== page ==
Roeser, Schwerdtle, Eichholz, and Kübler: Applicability and Validity of the Amnestic Comparative Self-Assessment in Adolescents

Applicability and Validity of the Amnestic Comparative Self-Assessment in Adolescents

Abstract

The Amnestic Comparative Self-Assessment (ACSA) is a sensitive, efficient, and economic instrument to assess overall quality of life in adult populations. The present study investigates the applicability of the ACSA in an adolescent sample and compares it to a measure of health-related quality of life, the Kiddo-Kindl. The sample comprised 92 adolescents (50 girls, 42 boys) aged 11-17 years (mean age: 13.67, standard deviation: 1.34). Of the investigated sample, n=69 (75%) completed the ACSA. No significant demographic differences were found between ACSA-respondents and non-respondents. The correlation of the Kiddo-Kindl and the ACSA was moderate (r=0.50). The Kiddo-Kindl subscales and the ACSA correlated between r=0.07 and 0.41. The majority of adolescents are able to complete the ASCA, and its acceptance and validity are independent of age. Thus, future investigations could adopt the ACSA in adolescents to assess overall quality of life.





Introduction

The concept of quality of life [quality of life (QoL)] was established in the field of medicine in the 80’s.1 Until today, QoL has become a major outcome measure in clinical investigations.2 However, a universally approved definition of QoL is lacking. An established approach to QoL was formulated by Bernheim, who defined QoL as an individual and emergent construct, the resultant of a great many interactions, and of a different order than its contributing components.3 Therefore, the assessment of overall QoL has to allow individuals to use their own internal standards and priorities as references. According to this definition, the Amnestic Comparative Self-Assessment [Amnestic Comparative Self-Assessment (ACSA)] uses a one-dimensional, self-anchoring scale.4 Its endpoints refer to the subject’s best and worst times in life and his/her actual overall well-being is rated between these internal anchors. The ACSA has been employed in various adult samples, for example cancer patients,5 locked-in-syndrome patients,6 or organ donors.7 It has proven to be a sensitive measure, possessing greater sensitivity than conventional single-item measures of life satisfaction and happiness.8,9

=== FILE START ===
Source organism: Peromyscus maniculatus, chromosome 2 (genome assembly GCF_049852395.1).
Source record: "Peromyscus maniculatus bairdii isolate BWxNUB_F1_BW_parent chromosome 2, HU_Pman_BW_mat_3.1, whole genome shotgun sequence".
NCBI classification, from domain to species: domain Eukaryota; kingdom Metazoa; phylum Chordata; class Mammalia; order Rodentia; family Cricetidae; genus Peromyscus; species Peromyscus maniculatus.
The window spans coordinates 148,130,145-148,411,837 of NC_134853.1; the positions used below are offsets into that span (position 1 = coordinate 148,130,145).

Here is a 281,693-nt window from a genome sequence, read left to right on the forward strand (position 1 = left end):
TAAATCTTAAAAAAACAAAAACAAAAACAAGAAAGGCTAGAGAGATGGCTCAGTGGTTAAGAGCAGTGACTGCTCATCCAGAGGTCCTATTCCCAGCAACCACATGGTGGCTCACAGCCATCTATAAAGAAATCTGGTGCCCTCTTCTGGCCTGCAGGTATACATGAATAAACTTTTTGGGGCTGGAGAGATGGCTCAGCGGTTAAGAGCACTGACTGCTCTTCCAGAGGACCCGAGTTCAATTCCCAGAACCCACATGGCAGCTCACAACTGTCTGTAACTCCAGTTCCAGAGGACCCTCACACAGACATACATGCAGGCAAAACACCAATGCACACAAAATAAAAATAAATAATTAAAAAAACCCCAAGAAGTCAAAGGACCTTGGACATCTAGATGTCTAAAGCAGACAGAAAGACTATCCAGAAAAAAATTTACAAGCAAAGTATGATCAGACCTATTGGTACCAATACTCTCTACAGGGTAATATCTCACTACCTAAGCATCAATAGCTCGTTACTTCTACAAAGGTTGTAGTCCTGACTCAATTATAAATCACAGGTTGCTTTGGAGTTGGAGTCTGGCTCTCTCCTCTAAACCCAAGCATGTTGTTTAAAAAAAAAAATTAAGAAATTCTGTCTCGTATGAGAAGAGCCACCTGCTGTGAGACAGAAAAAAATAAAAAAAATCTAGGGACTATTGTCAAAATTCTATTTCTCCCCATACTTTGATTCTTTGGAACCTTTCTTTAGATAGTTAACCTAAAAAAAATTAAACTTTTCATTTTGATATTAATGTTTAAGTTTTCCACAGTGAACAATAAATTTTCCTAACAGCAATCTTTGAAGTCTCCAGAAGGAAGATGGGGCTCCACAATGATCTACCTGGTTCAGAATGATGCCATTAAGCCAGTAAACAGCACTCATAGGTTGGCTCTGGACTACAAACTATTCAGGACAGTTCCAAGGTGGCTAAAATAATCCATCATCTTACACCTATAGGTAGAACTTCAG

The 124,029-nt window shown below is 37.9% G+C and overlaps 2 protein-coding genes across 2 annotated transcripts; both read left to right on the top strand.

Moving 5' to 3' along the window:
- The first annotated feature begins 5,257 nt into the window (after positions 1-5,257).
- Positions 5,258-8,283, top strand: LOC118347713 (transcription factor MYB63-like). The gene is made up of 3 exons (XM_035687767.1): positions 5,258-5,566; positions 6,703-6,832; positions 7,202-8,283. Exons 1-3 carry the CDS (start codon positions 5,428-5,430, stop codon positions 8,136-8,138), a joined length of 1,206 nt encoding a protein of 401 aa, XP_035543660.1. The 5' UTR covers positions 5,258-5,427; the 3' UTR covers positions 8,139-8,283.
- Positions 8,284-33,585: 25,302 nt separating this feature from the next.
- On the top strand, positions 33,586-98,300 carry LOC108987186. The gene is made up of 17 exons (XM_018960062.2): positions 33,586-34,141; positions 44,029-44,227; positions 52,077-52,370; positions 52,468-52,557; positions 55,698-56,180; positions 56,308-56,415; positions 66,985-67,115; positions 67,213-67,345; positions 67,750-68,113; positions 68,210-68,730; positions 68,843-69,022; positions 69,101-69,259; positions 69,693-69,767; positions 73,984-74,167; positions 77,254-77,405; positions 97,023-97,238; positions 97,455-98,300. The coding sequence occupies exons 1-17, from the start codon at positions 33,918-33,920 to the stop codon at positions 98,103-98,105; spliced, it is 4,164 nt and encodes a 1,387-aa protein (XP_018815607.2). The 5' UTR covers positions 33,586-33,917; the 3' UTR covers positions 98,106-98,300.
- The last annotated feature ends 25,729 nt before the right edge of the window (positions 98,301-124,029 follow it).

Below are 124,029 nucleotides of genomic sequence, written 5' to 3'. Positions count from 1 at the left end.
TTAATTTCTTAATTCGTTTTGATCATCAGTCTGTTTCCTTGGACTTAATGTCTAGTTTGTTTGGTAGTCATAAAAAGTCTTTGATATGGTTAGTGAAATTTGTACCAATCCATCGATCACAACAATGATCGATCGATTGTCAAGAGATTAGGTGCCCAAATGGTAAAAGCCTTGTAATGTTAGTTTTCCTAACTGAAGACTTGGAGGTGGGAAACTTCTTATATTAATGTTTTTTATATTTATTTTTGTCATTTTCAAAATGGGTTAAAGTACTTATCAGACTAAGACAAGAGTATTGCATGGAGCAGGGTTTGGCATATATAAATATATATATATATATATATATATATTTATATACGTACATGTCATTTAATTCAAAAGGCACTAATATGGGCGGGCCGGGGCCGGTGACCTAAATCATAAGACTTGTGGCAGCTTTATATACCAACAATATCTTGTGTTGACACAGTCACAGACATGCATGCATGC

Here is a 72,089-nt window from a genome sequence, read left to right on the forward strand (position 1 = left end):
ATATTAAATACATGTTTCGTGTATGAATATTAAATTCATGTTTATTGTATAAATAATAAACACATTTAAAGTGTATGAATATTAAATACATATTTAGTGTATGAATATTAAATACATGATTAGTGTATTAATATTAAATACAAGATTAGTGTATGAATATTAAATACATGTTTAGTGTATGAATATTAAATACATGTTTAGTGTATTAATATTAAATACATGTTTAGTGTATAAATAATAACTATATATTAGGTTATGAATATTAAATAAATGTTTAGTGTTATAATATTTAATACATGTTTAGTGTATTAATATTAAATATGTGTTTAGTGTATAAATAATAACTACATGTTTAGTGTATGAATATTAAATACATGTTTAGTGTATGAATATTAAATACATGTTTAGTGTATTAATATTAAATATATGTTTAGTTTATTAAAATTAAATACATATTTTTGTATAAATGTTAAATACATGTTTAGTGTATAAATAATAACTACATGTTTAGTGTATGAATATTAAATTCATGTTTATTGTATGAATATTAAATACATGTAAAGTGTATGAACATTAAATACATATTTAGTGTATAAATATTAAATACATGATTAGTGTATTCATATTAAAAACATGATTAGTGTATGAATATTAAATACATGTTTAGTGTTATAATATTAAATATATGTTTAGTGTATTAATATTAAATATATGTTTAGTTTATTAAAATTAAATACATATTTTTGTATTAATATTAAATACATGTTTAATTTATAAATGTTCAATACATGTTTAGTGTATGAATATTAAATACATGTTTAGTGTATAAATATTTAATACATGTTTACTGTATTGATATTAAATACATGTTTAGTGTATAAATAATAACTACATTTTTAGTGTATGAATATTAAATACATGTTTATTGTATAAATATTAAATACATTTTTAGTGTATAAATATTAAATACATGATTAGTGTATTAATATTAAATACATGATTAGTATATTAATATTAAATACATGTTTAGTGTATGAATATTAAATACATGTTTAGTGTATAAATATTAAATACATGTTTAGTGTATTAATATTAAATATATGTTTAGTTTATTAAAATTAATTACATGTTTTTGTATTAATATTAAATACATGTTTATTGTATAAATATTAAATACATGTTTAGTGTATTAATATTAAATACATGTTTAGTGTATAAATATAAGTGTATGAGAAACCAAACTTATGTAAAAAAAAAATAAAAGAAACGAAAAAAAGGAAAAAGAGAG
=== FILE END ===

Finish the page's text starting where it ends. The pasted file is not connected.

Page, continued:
However, in children and adolescents, the ACSA has to our knowledge not yet been adopted. This may be because self-anchoring scales, like the ACSA, increase processing time and cause more drop-outs as compared to fixed-anchoring scales,10 or because completing the ACSA requires that a person has life experience, which sets the standard of comparison.11 On the other hand, its use would enrich future epidemiological or clinical investigations, because it is a sensitive, efficient and economic instrument. Developmental processes in the course of adolescence strengthen the ability for abstract thinking and metacognitions.12,13 With increasing age, also the stability of the self-concept increases.14 Thus, adolescents may well be able to specify their overall QoL and complete the ACSA. In future research, the ACSA could be used as an alternative or in addition to the health-related approach to QoL, which is at present predominant in children and adolescents.15